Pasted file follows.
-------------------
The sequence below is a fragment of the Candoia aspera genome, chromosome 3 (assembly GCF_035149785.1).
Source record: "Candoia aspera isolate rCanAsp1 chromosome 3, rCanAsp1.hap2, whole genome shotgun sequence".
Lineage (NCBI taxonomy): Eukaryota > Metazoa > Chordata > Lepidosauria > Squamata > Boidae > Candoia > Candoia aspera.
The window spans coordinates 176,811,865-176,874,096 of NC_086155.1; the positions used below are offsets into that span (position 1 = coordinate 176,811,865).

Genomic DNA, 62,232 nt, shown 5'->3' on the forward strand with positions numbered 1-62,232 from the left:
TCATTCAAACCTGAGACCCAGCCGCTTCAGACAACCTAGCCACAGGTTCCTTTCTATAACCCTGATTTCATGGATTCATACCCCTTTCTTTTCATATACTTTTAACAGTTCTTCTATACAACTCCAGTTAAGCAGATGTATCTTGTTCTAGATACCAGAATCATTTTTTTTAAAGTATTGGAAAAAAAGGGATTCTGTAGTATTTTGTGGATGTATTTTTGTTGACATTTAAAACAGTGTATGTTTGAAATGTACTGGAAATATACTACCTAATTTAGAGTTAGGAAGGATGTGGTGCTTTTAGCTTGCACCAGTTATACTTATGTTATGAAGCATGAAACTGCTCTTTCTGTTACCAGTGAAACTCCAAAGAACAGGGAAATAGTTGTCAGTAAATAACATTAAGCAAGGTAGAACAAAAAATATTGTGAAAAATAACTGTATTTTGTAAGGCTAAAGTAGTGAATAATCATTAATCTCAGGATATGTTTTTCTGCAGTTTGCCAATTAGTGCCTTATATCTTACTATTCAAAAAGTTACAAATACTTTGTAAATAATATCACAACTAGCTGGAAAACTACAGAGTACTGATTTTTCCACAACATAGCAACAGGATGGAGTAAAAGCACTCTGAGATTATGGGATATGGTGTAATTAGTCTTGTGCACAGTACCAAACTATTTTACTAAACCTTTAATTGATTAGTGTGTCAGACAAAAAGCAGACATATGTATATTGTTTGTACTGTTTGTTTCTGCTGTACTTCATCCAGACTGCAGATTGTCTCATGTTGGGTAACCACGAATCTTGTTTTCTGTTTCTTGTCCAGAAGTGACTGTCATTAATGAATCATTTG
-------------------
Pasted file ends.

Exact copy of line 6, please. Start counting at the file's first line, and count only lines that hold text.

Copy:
TCATTCAAACCTGAGACCCAGCCGCTTCAGACAACCTAGCCACAGGTTCCTTTCTATAACCCTGATTTCATGGATTCATACCCCTTTCTTTTCATATACTTTTAACAGTTCTTCTATACAACTCCAGTTAAGCAGATGTATCTTGTTCTAGATACCAGAATCATTTTTTTTAAAGTATTGGAAAAAAAGGGATTCTGTAGTATTTTGTGGATGTATTTTTGTTGACATTTAAAACAGTGTATGTTTGAAATGTACTGGAAATATACTACCTAATTTAGAGTTAGGAAGGATGTGGTGCTTTTAGCTTGCACCAGTTATACTTATGTTATGAAGCATGAAACTGCTCTTTCTGTTACCAGTGAAACTCCAAAGAACAGGGAAATAGTTGTCAGTAAATAACATTAAGCAAGGTAGAACAAAAAATATTGTGAAAAATAACTGTATTTTGTAAGGCTAAAGTAGTGAATAATCATTAATCTCAGGATATGTTTTTCTGCAGTTTGCCAATTAGTGCCTTATATCTTACTATTCAAAAAGTTACAAATACTTTGTAAATAATATCACAACTAGCTGGAAAACTACAGAGTACTGATTTTTCCACAACATAGCAACAGGATGGAGTAAAAGCACTCTGAGATTATGGGATATGGTGTAATTAGTCTTGTGCACAGTACCAAACTATTTTACTAAACCTTTAATTGATTAGTGTGTCAGACAAAAAGCAGACATATGTATATTGTTTGTACTGTTTGTTTCTGCTGTACTTCATCCAGACTGCAGATTGTCTCATGTTGGGTAACCACGAATCTTGTTTTCTGTTTCTTGTCCAGAAGTGACTGTCATTAATGAATCATTTG